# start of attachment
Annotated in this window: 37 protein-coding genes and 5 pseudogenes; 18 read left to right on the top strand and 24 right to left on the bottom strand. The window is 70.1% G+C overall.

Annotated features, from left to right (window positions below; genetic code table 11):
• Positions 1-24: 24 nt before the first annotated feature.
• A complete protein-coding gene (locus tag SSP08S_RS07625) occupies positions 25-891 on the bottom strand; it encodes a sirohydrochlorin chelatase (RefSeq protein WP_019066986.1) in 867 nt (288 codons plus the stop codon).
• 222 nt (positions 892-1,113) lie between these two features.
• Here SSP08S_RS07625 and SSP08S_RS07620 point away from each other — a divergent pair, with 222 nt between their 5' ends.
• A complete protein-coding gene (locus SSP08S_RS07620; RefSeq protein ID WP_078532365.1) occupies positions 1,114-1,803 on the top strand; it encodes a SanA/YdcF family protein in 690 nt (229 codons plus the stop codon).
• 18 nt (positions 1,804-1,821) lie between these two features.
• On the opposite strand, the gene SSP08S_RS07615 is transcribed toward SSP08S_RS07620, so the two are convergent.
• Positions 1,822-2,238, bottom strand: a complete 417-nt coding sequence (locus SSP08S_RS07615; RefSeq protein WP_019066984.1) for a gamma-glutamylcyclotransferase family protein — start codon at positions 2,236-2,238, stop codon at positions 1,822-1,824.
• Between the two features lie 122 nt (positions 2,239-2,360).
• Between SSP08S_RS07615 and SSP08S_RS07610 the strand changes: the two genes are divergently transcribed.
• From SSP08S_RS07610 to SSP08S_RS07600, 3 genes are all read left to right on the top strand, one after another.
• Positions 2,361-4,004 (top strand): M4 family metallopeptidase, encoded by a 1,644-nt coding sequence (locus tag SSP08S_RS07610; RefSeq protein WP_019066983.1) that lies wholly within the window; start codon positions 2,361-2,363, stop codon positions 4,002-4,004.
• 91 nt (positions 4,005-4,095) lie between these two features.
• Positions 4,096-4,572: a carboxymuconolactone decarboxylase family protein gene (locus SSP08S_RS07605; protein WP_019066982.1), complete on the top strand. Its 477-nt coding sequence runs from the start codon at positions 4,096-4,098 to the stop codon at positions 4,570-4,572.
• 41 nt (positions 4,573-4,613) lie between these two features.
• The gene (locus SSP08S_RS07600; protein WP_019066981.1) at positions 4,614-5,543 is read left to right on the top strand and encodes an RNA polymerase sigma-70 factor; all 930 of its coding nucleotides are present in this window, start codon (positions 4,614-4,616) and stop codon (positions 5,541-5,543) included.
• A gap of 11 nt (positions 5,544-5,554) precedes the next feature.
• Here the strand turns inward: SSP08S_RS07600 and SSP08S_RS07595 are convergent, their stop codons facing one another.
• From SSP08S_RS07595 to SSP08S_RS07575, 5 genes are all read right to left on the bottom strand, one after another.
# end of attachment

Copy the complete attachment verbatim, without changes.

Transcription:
Annotated in this window: 37 protein-coding genes and 5 pseudogenes; 18 read left to right on the top strand and 24 right to left on the bottom strand. The window is 70.1% G+C overall.

Annotated features, from left to right (window positions below; genetic code table 11):
• Positions 1-24: 24 nt before the first annotated feature.
• A complete protein-coding gene (locus tag SSP08S_RS07625) occupies positions 25-891 on the bottom strand; it encodes a sirohydrochlorin chelatase (RefSeq protein WP_019066986.1) in 867 nt (288 codons plus the stop codon).
• 222 nt (positions 892-1,113) lie between these two features.
• Here SSP08S_RS07625 and SSP08S_RS07620 point away from each other — a divergent pair, with 222 nt between their 5' ends.
• A complete protein-coding gene (locus SSP08S_RS07620; RefSeq protein ID WP_078532365.1) occupies positions 1,114-1,803 on the top strand; it encodes a SanA/YdcF family protein in 690 nt (229 codons plus the stop codon).
• 18 nt (positions 1,804-1,821) lie between these two features.
• On the opposite strand, the gene SSP08S_RS07615 is transcribed toward SSP08S_RS07620, so the two are convergent.
• Positions 1,822-2,238, bottom strand: a complete 417-nt coding sequence (locus SSP08S_RS07615; RefSeq protein WP_019066984.1) for a gamma-glutamylcyclotransferase family protein — start codon at positions 2,236-2,238, stop codon at positions 1,822-1,824.
• Between the two features lie 122 nt (positions 2,239-2,360).
• Between SSP08S_RS07615 and SSP08S_RS07610 the strand changes: the two genes are divergently transcribed.
• From SSP08S_RS07610 to SSP08S_RS07600, 3 genes are all read left to right on the top strand, one after another.
• Positions 2,361-4,004 (top strand): M4 family metallopeptidase, encoded by a 1,644-nt coding sequence (locus tag SSP08S_RS07610; RefSeq protein WP_019066983.1) that lies wholly within the window; start codon positions 2,361-2,363, stop codon positions 4,002-4,004.
• 91 nt (positions 4,005-4,095) lie between these two features.
• Positions 4,096-4,572: a carboxymuconolactone decarboxylase family protein gene (locus SSP08S_RS07605; protein WP_019066982.1), complete on the top strand. Its 477-nt coding sequence runs from the start codon at positions 4,096-4,098 to the stop codon at positions 4,570-4,572.
• 41 nt (positions 4,573-4,613) lie between these two features.
• The gene (locus SSP08S_RS07600; protein WP_019066981.1) at positions 4,614-5,543 is read left to right on the top strand and encodes an RNA polymerase sigma-70 factor; all 930 of its coding nucleotides are present in this window, start codon (positions 4,614-4,616) and stop codon (positions 5,541-5,543) included.
• A gap of 11 nt (positions 5,544-5,554) precedes the next feature.
• Here the strand turns inward: SSP08S_RS07600 and SSP08S_RS07595 are convergent, their stop codons facing one another.
• From SSP08S_RS07595 to SSP08S_RS07575, 5 genes are all read right to left on the bottom strand, one after another.